There's a scene in the new Power Rangers movie in which Jason, the Red Ranger (Dacre Montgomery), tells one of his fellow Rangers that what matters isn’t the past, but what one works to make the future. It's a perfectly admirable, earnest sort of sentiment — it's just one that feels a little off, too, given that the past he's referring to involves semi-revenge porn. The same goes for the movie as a whole: it comes close to being great but stumbles before getting to the finish line. That said, the beats it does manage to hit are truly wonderful.
Even if you didn't religiously watch Mighty Morphin Power Rangers as a child, it's hardly difficult to recall the broad strokes of the Power Rangers franchise. Haim Saban's take on Toei's tokusatsu Super Sentai, Power Rangers was an amalgam of bright colors, robots, superheroes, and outsized villains. It was fun, it was fantasy, and it was silly. These aren't traits that generally make it through the modern reboot process (see: the rise of the word "gritty"), but this movie, helmed by Dean Israelite, goes further than just dipping its toe into the silly pool. The scenes that lean into it are thrilling — it's hard not to feel a sense of exhilaration watching robot dinosaurs charge into battle, or the rangers practically flying across canyons as they discover the limits of their new powers.
The story is fairly straightforward. Five misfit teens discover artifacts that imbue them with superpowers, and must then band together in order to fight an ancient evil. The teens here are Jason, the jock fallen from grace, Kimberly (Naomi Scott), the popular girl breaking out of her mold, Zack (Ludi Lin), the bad boy with a soft side, Trini (Becky G), the sullen new girl trying to figure herself out, and Billy (RJ Cyler), who describes himself as being "on the spectrum." All of them are appealingly earnest, but it's Cyler (last seen in the superb Vice Principals) who makes the biggest impression. He does the best job of juggling the changing tone of the material, and when the going starts to get tough, he's the one you'll feel for the most. The other standout in the cast is Elizabeth Banks as Rita Repulsa, the aforementioned ancient evil. Where the rest of the movie s tays relatively grounded, Banks cranks things up to eleven (or maybe twenty). The level of glee that she projects is infectious, like the purest distillation of the camp of the source material injected straight into the movie’s bloodstream.
The biggest difficulty that Power Rangers has is in balancing that campiness with the small-town drama that establishes the personalities of each of its heroes. It's a tightrope walk that causes the movie to fall apart in its second half, as elements of both sides become more pronounced. But the first half is something special in a landscape where franchise movies often settle into bland complacency instead of establishing a unique voice. The most striking sequences here are a car chase sans any superpowers or monsters, and brief forays into the home lives of Billy, whose father died in the local mines, and Zack, who, unlike his suburban peers, lives in a mobile home with his ailing mother and communicates with her primarily in Chinese. That he expresses his fear of losing her — and that he says when, not if — is unusually heavy stuff for what is just as much a children's movie as it is a movie for those succumbing to nostalgia. The loneliness and anxiety experienced by each of the characters perfectly captures how hard it can be to grow up. The fact that the teenagers all come from different backgrounds and are of different ethnicities — and that it's only commented on once — is the cherry on top of the cake.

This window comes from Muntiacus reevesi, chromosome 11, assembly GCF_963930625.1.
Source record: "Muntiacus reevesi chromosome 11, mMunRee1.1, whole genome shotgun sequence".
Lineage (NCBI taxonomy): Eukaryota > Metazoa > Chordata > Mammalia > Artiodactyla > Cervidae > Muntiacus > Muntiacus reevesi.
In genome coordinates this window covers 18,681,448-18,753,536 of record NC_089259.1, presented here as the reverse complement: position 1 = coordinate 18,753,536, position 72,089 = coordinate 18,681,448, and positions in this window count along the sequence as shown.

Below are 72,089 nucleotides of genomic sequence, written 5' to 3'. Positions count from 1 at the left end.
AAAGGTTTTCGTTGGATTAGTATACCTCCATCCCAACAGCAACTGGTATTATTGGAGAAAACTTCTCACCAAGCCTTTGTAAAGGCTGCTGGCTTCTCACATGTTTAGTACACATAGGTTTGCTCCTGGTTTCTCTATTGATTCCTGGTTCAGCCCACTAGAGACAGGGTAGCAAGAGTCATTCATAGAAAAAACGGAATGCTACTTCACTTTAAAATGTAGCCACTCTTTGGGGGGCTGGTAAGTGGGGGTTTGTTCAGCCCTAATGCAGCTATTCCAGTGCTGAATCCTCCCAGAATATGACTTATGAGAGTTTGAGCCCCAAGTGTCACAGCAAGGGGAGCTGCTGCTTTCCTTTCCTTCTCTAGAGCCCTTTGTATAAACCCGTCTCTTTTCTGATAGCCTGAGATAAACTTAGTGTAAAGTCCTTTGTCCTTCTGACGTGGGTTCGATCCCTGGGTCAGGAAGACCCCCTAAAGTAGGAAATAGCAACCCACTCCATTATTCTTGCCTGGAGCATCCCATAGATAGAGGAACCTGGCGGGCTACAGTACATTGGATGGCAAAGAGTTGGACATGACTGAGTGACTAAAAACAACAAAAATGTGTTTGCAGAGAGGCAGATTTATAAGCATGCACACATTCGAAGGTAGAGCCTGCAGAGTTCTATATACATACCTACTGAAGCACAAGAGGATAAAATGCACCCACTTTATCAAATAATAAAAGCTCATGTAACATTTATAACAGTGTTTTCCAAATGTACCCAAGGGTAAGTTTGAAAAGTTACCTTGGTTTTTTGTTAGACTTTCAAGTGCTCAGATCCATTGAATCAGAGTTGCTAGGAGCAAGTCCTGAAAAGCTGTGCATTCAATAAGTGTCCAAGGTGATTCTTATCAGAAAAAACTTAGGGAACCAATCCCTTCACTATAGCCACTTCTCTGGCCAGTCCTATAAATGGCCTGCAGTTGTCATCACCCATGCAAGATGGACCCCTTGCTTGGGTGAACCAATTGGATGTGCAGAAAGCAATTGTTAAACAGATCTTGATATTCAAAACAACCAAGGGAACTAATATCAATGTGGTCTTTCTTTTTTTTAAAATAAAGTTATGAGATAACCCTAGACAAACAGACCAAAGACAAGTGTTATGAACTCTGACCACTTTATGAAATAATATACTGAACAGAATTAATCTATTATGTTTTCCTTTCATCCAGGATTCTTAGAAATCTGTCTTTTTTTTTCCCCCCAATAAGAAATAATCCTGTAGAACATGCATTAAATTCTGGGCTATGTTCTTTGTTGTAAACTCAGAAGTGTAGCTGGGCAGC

Unfortunately, this only makes the unevenness of the second act all the more jarring. For instance, the original Power Rangers theme song — still just as poppy and candy-like — is cut short by Kanye West's "Power," as if to make the contrast between the original material and current, updated standards all the more obvious. It doesn't help that this comes along with an honestly alarming foray into product placement, as Krispy Kreme practically ends up being its own character.
The movie's visuals also start to get more muddled as the story progresses. The scenes in the town of Angel Grove are pristine, and the sequence in which the teenagers discover Zordon's (Bryan Cranston) ship by diving into and then, defying gravity, out of the other side of a pool of water is gorgeous. But the bigger things get, the more the color seems to drain out of the picture, veering more towards the kind of color grading that's become de rigueur in superhero movies these days. This is especially disappointing given the fact that the climactic battle takes place in broad daylight; it's the exact kind of scenario in which you want to see the colors, rather than be subjected to a grayish CGI blur.
In the end, Power Rangers lands mostly on its feet. Despite its foibles and the parts of it that are obviously geared towards launching a multi-movie empire, it still has more of a heart than most of its peers. It's arguably just too strange not to — it opens by presupposing that dinosaurs went extinct as a direct result of the initial fight between the Rangers and Repulsa, after all — and when it embraces its cast as well as its silliness, it sings.
/Film Rating: 7 out of 10
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